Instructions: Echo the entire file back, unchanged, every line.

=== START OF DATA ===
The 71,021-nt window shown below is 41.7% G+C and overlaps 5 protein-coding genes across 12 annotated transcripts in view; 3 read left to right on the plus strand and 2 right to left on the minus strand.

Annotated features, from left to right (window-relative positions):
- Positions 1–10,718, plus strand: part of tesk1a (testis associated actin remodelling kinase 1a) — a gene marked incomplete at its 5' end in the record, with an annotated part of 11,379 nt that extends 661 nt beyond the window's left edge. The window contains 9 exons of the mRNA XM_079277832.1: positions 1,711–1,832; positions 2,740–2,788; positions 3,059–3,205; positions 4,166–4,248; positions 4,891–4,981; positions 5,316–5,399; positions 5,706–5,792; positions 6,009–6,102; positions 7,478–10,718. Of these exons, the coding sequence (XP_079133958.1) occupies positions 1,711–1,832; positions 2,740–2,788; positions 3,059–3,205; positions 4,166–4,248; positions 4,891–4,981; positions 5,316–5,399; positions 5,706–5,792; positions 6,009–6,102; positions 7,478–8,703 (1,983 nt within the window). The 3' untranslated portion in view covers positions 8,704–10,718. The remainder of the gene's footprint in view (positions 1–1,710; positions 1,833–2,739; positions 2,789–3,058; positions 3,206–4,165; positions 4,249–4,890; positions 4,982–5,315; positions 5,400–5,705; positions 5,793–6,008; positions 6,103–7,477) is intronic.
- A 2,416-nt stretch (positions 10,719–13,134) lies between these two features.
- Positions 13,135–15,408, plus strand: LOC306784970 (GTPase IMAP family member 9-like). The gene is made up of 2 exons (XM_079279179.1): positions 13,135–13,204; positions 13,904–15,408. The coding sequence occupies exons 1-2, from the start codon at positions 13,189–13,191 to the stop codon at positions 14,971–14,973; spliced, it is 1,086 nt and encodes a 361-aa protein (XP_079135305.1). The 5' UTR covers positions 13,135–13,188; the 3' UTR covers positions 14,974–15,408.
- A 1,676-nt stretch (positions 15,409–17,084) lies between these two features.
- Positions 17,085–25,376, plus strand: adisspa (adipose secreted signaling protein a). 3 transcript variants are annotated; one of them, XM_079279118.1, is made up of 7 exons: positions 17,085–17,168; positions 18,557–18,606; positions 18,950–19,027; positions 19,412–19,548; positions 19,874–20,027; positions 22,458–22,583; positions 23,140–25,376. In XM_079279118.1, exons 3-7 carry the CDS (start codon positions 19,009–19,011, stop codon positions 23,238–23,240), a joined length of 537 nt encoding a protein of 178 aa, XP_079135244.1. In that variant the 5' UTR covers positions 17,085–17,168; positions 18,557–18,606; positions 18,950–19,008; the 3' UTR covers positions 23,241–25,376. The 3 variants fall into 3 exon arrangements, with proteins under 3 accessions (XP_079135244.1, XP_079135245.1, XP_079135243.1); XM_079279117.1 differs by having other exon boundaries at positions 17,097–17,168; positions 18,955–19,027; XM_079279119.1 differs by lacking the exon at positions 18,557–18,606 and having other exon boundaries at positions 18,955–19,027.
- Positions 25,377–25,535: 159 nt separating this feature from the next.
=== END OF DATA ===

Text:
The 71,021-nt window shown below is 41.7% G+C and overlaps 5 protein-coding genes across 12 annotated transcripts in view; 3 read left to right on the plus strand and 2 right to left on the minus strand.

Annotated features, from left to right (window-relative positions):
- Positions 1–10,718, plus strand: part of tesk1a (testis associated actin remodelling kinase 1a) — a gene marked incomplete at its 5' end in the record, with an annotated part of 11,379 nt that extends 661 nt beyond the window's left edge. The window contains 9 exons of the mRNA XM_079277832.1: positions 1,711–1,832; positions 2,740–2,788; positions 3,059–3,205; positions 4,166–4,248; positions 4,891–4,981; positions 5,316–5,399; positions 5,706–5,792; positions 6,009–6,102; positions 7,478–10,718. Of these exons, the coding sequence (XP_079133958.1) occupies positions 1,711–1,832; positions 2,740–2,788; positions 3,059–3,205; positions 4,166–4,248; positions 4,891–4,981; positions 5,316–5,399; positions 5,706–5,792; positions 6,009–6,102; positions 7,478–8,703 (1,983 nt within the window). The 3' untranslated portion in view covers positions 8,704–10,718. The remainder of the gene's footprint in view (positions 1–1,710; positions 1,833–2,739; positions 2,789–3,058; positions 3,206–4,165; positions 4,249–4,890; positions 4,982–5,315; positions 5,400–5,705; positions 5,793–6,008; positions 6,103–7,477) is intronic.
- A 2,416-nt stretch (positions 10,719–13,134) lies between these two features.
- Positions 13,135–15,408, plus strand: LOC306784970 (GTPase IMAP family member 9-like). The gene is made up of 2 exons (XM_079279179.1): positions 13,135–13,204; positions 13,904–15,408. The coding sequence occupies exons 1-2, from the start codon at positions 13,189–13,191 to the stop codon at positions 14,971–14,973; spliced, it is 1,086 nt and encodes a 361-aa protein (XP_079135305.1). The 5' UTR covers positions 13,135–13,188; the 3' UTR covers positions 14,974–15,408.
- A 1,676-nt stretch (positions 15,409–17,084) lies between these two features.
- Positions 17,085–25,376, plus strand: adisspa (adipose secreted signaling protein a). 3 transcript variants are annotated; one of them, XM_079279118.1, is made up of 7 exons: positions 17,085–17,168; positions 18,557–18,606; positions 18,950–19,027; positions 19,412–19,548; positions 19,874–20,027; positions 22,458–22,583; positions 23,140–25,376. In XM_079279118.1, exons 3-7 carry the CDS (start codon positions 19,009–19,011, stop codon positions 23,238–23,240), a joined length of 537 nt encoding a protein of 178 aa, XP_079135244.1. In that variant the 5' UTR covers positions 17,085–17,168; positions 18,557–18,606; positions 18,950–19,008; the 3' UTR covers positions 23,241–25,376. The 3 variants fall into 3 exon arrangements, with proteins under 3 accessions (XP_079135244.1, XP_079135245.1, XP_079135243.1); XM_079279117.1 differs by having other exon boundaries at positions 17,097–17,168; positions 18,955–19,027; XM_079279119.1 differs by lacking the exon at positions 18,557–18,606 and having other exon boundaries at positions 18,955–19,027.
- Positions 25,377–25,535: 159 nt separating this feature from the next.